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Statement by Assistant Secretary Anne Richard at UNHCR ExCom High Level Segment
September 29, 2014

Assistant Secretary Anne Richard speaking at the UNHCR ExCom meeting in Geneva

United States of America
As Prepared for Delivery by
Assistant Secretary of State for Population, Refugees, and Migration
Anne C. Richard

September 29, 2014

(Note: The as delivered version was slighted shortened due to time constraints)

Thank you for the opportunity to speak today.

As a government that supports humanitarian causes, we appreciate this dialogue with African governments on how we can work together, toward a more just, prosperous, and peaceful future.

This past August, President Obama hosted a summit with African leaders. There, he promised that the United States would “be a good partner, an equal partner, and a partner for the long term.” Our cooperation in responding to emergencies and aiding those uprooted by conflict is one important dimension of this partnership.

President Obama also spoke of Africa’s greatest resource – its people and their talent. This includes refugees. We must help them not only to survive conflicts, but to do so in dignity, and with respect for the contributions they can make to their families, communities and societies at large if given the chance.

I want to discuss three ways we can meet these challenges.

One is by upholding the principle of first asylum. Allowing those in danger to cross borders saves lives. Refugees have this right under the laws of most African states.

The second is by providing protection – protection from physical harm, harassment and exploitation.

The third is by giving refugees the chance to build new lives.

Most African refugees flee to and live in neighboring African countries. For every instance of violent conflict in Africa, there are also incredibly inspiring examples of African compassion, hospitality and generosity.

The principle of first asylum is enshrined in the groundbreaking OAU Refugee Convention that celebrated its 45th anniversary this year.

African countries have a laudable record of adhering to this principle. On my trip to Chad this past April, I visited newly arrived Central African refugees. Though it remains one of the world’s poorest countries, Chad has taken in more than a half million refugees and vulnerable migrants fleeing the violence in both Sudan and the Central African Republic, and is working with UNHCR to protect and assist them.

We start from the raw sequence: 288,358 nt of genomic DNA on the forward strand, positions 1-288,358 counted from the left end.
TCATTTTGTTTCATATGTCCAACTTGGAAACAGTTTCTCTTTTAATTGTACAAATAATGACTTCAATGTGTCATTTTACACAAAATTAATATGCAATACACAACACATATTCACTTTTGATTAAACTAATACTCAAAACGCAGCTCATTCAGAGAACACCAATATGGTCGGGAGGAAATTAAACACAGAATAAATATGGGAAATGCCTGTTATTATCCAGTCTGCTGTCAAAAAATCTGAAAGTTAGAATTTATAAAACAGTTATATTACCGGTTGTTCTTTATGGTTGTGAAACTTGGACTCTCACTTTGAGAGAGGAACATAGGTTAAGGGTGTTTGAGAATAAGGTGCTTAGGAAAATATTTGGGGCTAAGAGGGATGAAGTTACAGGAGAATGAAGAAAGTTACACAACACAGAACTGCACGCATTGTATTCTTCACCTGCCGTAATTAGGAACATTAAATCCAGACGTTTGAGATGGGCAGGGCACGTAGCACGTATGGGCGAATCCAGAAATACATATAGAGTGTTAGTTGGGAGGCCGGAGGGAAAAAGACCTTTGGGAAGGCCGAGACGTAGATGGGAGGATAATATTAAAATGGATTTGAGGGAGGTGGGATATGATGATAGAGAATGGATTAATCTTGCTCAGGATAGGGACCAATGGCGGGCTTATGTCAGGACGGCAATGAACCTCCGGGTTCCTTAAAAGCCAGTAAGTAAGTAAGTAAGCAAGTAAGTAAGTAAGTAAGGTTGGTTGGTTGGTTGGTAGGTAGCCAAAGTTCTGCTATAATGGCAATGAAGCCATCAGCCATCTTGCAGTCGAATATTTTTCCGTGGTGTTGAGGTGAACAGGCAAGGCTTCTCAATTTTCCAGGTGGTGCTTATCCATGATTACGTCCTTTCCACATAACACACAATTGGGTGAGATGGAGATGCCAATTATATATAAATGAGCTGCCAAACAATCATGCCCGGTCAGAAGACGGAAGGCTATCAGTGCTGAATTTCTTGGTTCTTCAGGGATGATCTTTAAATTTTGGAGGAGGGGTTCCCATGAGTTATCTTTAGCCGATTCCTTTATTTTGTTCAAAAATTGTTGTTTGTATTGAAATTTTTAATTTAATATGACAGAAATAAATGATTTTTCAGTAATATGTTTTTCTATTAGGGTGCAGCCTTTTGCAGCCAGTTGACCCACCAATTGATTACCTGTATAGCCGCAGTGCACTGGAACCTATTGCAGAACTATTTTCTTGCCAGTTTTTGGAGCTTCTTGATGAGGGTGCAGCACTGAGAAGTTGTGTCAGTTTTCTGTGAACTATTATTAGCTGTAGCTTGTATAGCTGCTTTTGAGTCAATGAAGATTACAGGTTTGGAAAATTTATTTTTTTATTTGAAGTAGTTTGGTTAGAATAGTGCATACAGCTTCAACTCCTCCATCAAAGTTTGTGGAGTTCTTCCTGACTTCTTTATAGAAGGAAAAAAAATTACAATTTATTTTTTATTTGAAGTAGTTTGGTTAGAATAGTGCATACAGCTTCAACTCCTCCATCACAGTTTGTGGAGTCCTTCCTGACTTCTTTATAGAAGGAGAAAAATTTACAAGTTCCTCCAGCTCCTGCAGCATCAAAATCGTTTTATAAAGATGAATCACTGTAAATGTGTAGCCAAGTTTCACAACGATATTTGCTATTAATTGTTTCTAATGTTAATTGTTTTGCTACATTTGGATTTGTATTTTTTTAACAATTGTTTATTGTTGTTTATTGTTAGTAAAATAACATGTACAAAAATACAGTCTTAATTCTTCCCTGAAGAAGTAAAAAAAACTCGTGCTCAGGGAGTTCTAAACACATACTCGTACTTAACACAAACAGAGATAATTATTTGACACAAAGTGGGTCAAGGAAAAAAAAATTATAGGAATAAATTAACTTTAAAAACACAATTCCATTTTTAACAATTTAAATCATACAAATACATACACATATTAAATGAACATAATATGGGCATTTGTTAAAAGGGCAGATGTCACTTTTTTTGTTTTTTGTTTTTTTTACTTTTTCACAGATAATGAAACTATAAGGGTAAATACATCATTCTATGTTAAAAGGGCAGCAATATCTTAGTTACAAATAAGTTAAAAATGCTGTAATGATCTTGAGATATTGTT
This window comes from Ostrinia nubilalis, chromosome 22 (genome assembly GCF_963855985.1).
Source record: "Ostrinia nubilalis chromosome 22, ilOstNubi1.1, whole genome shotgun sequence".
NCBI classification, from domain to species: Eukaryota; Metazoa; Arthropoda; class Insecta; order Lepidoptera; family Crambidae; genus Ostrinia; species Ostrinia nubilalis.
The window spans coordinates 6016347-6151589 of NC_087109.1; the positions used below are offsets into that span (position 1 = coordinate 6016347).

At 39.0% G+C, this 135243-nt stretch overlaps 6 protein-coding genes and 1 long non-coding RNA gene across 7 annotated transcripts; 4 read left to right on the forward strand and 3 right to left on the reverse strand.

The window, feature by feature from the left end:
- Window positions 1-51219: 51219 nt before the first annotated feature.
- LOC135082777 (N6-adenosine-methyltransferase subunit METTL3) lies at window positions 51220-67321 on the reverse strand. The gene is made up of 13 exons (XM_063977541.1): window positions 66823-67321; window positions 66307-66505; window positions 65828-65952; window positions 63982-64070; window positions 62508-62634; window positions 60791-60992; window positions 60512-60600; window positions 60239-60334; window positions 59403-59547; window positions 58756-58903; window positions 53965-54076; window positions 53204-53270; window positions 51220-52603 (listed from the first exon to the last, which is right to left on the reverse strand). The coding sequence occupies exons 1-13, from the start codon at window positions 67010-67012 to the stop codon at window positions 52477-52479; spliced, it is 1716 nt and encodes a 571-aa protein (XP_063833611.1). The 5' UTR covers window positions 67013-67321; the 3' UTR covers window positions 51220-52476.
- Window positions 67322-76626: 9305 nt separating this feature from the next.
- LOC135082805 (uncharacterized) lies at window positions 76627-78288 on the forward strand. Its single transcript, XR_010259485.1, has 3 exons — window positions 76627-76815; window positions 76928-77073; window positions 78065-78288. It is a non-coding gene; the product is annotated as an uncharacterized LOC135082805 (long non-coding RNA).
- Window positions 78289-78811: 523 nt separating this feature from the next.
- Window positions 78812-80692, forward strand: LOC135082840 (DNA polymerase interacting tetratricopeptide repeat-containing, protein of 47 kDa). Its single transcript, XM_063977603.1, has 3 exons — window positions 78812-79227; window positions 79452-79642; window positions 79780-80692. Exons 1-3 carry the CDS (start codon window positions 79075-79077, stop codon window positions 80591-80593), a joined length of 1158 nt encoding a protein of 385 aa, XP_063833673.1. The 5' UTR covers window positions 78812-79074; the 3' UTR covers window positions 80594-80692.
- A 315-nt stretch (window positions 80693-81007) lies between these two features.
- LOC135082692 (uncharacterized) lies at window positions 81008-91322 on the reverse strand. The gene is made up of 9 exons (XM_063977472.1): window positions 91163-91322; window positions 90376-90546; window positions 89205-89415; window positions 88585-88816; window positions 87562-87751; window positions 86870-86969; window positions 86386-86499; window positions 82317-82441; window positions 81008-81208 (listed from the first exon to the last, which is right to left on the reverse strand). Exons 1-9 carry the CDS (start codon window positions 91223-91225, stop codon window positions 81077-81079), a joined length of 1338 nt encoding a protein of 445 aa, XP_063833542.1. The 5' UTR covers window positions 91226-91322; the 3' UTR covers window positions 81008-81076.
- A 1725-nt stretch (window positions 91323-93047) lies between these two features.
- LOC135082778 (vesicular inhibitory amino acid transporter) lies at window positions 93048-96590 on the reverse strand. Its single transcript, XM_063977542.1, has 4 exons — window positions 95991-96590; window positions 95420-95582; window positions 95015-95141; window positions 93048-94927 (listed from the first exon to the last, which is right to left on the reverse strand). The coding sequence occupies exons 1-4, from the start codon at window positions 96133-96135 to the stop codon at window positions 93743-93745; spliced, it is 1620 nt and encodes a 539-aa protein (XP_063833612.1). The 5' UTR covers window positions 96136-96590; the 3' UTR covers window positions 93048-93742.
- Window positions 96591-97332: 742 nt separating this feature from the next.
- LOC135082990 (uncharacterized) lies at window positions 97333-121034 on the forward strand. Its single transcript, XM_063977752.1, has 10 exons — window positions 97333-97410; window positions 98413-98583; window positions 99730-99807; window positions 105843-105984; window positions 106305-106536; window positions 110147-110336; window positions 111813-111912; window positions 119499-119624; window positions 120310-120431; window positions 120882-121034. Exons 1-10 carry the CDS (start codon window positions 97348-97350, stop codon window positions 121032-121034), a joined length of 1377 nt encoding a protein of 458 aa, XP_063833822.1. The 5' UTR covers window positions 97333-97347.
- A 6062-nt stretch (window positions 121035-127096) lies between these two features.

With some 630,000 refugees, Ethiopia has recently surpassed Kenya in hosting the largest number of refugees on the continent. More arrive every day from Eritrea, South Sudan, Sudan and Somalia. And Ethiopia’s hospitality is unwavering.

In many parts of the world, though, first asylum has come under strain. In countries that border Syria, Somalia, and Nigeria, and even in the United States, people worry that terrorists and criminals will move across borders hidden in the flow of legitimate refugees.

We understand the fear that drives some to close borders or deport refugees. But the overwhelming majority of refugees are seeking to escape violence, not perpetuate it.

Modern registration, using secure biometrics, can be a great tool for protecting legitimate refugees. We want to help countries discern real threats so that they do not make the mistake of branding whole groups of people as potential terrorists. Doing so is an ineffective security strategy, a waste of resources, and can be counter-productive by creating grievances.

Refugees who flee in search of safety do not always find it. In chaotic settings, far from home, women, children, and members of the LGBT community can be especially vulnerable to abuse, exploitation and violence. Last week during the United Nations General Assembly, participants in the high-level “Call to Action” event hosted by the U.S government reported on the actions they have taken to protect women and girls in emergencies.

The United States is expanding the “Safe from the Start” initiative we launched last year with UNHCR and others to train aid workers and insist that best practices are followed not only to treat and support survivors of gender based violence, but to create safeguards from the very onset of an emergency to prevent this violence from taking place.

We must also shield refugees from threats such as forced military recruitment.

And we must find real and lasting solutions to the conflicts that cause so much suffering – by reconciling not only political rivals, but communities that have been torn apart.